Chicago Theatre Review
Racism in the Halls of Ivy
Spinning into Butter – Eclectic Theatre
When one thinks about the effects and repercussions of racism and bigotry rarely do the hallowed, ivy-covered walls of a university or private college come to mind. Yet Chicago-based, multi-award winning playwright Rebecca Gilman, who has a penchant for airing any number of social issues through her work, takes an unflinching, perhaps even controversial look at what it means to be a racist today in America.
Set at a fictional, predominantly white liberal arts college in Vermont, Gilman’s play opens with Sarah Daniels, the recently-hired Dean of Students, trying to help a young man secure a hefty scholarship earmarked for minority students. In order to be qualified for the financial assistance, she convinces Patrick Chibas, who proclaims he’s Nuryorican, to say that he’s Puerto Rican because it’s an ethnic group that the college will recognize and will be sure to grant him the monetary award.
This altruistic gesture snowballs into an accusation of racism, particularly after another student, an African-American named Simon Brick, begins receiving anonymous, offensive notes. Dean Catherine Kenny, Sarah’s administrator, meets with her along with Burton Strauss, the Head of Humanities, and Professor Ross Collins, in order to deal with this issue and keep the media from learning about the incident. They conclude that the best way to address this situation is to form a student/faculty forum on race relations; however, as led by the arrogant Professor Strauss, the organization proves ineffectual. Events rage out of control and both the Patrick Chibas and Simon Brick incidents end up exposing a newly unexpected layer of racism among the faculty and administration.
Andrew Pond’s production moves forward steadily, letting the events unfold naturally, allowing his audience to discover who these seven characters are in due time. How the racially motivated incident affects each of them and how it changes their relationships is exactly what Ms. Gilman sought to showcase through her play. And, much to the credit of this cast, although we never actually see Simon Brick, his presence is just as real and meaningful as the other characters. Transitions between scenes, however, seem a little awkward in this intimate space, with only a single door through which actors can enter and exit the stage. To indicate the passage of time, costume changes occur in the wings; but in the dimmed lighting between scenes, it often looks like the characters are chasing each other out the door.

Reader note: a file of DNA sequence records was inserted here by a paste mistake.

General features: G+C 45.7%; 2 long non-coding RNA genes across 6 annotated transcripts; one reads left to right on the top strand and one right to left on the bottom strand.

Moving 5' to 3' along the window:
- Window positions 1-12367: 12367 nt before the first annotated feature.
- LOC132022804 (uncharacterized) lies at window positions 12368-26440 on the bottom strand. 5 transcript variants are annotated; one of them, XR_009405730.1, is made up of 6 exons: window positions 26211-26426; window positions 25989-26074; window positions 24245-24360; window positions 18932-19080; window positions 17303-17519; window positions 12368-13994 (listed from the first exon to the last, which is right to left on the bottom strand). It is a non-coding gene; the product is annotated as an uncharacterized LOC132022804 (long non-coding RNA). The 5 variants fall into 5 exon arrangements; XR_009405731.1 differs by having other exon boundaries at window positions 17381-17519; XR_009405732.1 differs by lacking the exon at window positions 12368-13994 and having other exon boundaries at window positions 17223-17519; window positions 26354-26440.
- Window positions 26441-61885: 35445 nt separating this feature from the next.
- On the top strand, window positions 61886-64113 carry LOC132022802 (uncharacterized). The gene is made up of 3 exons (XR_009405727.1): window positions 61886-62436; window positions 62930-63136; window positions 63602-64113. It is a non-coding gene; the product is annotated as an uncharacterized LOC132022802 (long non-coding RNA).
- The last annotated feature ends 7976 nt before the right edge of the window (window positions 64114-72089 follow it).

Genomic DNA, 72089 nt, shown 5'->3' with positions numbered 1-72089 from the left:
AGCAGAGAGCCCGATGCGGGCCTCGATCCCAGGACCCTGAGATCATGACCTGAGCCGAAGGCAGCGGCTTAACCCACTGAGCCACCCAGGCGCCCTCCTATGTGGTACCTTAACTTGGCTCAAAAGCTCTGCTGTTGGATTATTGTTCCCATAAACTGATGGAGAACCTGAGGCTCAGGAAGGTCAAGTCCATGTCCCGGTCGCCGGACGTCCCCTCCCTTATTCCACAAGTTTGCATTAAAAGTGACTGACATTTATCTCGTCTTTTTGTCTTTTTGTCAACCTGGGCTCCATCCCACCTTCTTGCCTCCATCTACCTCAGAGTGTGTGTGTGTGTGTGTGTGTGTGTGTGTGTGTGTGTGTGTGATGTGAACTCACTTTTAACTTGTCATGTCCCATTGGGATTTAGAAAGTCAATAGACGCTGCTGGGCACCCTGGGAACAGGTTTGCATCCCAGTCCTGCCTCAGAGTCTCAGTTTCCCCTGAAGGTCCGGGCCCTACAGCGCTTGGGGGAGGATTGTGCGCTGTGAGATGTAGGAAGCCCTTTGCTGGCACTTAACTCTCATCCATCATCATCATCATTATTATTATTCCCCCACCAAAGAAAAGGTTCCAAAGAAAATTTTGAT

Jessica Lauren Fisher does a fine job in the constantly demanding role of Sarah Daniels. Her interaction with two of her students is honest and caring, while her relationships with her administrative peers, particularly with Ross Collins, is painfully realistic. The audience almost cheers when Sarah finally tells off annoying Dean Burton Strauss (played abrasively loud and appropriately pompous by David Belew), and her bond with Mr. Meyers, the campus security office (a nicely paternal David Elliott) is tender and almost heartwarming. Patrick Iven’s portrayal of Collins, not only a colleague but Ms. Daniel’s romantic interest, is one of the strongest and most sincere in this cast. Lisa Savegnago’s Dean Kenny is a one-note bully, which is how this authority figure’s written. Rolo Rodriguez, as minority student Patrick Chibas, and Jonathan Helvey, as Greg Sullivan, the Ivy League leader of Students for Tolerance, both play their roles with authentic collegiate gusto.
Rebecca Gilman’s play sparked a certain amount of controversy when it first premiered in 1999 at Chicago’s Goodman Theatre and again when it opened a year later at New York’s Lincoln Center. The play was accused of inciting racial problems, but most playgoers recognize that the playwright’s intention was to expose a problem whose existence is often denied. Since then, this country has made some advances in racial relations, but racism, although sometimes buried beneath political correctness, is still just as prevalent as it was then. Eclectic Theatre’s production demonstrates the lasting power and relevancy of Ms. Gilman’s play today.
Reviewed by Colin Douglas
Presented by Eclectic Theatre Company at the Athenaeum Theatre, Studio 2, 2936 N. Southport Ave., Chicago.
Tickets are available at the Athenaeum box office or by going to www.eclectic-theatre.com.
Additional information about this and other area productions can be found by visiting www.theatreinchicago.com.